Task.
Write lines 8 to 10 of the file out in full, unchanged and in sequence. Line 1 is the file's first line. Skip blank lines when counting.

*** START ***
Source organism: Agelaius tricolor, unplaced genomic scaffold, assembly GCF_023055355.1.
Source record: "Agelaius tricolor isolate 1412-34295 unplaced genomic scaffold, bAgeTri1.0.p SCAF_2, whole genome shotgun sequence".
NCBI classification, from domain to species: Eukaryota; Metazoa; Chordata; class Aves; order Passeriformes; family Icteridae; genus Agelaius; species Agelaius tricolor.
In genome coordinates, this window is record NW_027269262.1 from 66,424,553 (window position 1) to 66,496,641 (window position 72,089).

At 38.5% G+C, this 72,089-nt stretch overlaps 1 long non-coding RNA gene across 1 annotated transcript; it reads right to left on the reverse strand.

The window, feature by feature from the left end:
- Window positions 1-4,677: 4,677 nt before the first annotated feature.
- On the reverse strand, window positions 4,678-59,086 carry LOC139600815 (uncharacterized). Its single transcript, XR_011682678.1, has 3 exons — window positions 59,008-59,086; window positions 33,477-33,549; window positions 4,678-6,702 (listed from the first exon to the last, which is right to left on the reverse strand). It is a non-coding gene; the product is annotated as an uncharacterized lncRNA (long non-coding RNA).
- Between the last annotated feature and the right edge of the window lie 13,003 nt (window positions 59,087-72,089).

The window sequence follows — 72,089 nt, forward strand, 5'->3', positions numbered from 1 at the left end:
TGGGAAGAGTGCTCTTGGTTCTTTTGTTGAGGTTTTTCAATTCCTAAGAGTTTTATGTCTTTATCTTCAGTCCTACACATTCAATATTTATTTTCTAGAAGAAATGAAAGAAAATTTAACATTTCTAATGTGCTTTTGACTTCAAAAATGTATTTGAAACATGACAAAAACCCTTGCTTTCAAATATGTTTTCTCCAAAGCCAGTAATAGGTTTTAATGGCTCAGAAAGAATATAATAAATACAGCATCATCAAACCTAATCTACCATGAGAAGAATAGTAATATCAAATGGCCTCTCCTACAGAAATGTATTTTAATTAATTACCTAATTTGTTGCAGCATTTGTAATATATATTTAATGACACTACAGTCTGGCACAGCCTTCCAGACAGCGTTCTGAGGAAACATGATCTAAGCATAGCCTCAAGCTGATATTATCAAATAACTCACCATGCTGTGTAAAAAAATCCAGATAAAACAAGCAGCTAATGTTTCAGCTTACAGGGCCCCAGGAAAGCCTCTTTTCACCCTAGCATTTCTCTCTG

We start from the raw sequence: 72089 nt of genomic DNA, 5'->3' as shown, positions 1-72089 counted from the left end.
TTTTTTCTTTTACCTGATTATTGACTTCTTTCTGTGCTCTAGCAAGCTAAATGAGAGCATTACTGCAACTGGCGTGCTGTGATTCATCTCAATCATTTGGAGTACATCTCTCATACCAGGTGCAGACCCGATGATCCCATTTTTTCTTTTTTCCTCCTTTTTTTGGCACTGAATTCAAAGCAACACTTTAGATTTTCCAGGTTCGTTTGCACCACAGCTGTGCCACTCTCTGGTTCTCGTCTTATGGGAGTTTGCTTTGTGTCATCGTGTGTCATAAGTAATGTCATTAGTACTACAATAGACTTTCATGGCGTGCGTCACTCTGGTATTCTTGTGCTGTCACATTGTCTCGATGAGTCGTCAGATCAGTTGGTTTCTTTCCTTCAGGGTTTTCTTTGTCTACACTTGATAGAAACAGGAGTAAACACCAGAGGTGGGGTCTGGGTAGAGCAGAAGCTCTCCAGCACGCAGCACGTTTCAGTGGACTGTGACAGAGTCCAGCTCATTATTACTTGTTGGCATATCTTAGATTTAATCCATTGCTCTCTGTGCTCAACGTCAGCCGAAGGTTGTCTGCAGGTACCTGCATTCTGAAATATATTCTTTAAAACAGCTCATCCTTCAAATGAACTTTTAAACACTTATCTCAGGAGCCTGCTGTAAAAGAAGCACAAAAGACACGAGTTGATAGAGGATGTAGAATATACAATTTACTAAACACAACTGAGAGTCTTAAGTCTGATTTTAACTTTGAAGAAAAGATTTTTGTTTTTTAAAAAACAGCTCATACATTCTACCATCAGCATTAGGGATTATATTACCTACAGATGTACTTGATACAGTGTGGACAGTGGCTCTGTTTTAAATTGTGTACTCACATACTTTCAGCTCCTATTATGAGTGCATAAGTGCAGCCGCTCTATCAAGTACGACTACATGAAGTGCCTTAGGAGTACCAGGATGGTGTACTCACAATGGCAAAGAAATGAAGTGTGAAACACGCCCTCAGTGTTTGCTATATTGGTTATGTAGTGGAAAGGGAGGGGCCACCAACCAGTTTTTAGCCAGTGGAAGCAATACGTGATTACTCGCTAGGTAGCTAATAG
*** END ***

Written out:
- On the reverse strand, window positions 4,678-59,086 carry LOC139600815 (uncharacterized). Its single transcript, XR_011682678.1, has 3 exons — window positions 59,008-59,086; window positions 33,477-33,549; window positions 4,678-6,702 (listed from the first exon to the last, which is right to left on the reverse strand). It is a non-coding gene; the product is annotated as an uncharacterized lncRNA (long non-coding RNA).
- Between the last annotated feature and the right edge of the window lie 13,003 nt (window positions 59,087-72,089).

The window sequence follows — 72,089 nt, forward strand, 5'->3', positions numbered from 1 at the left end: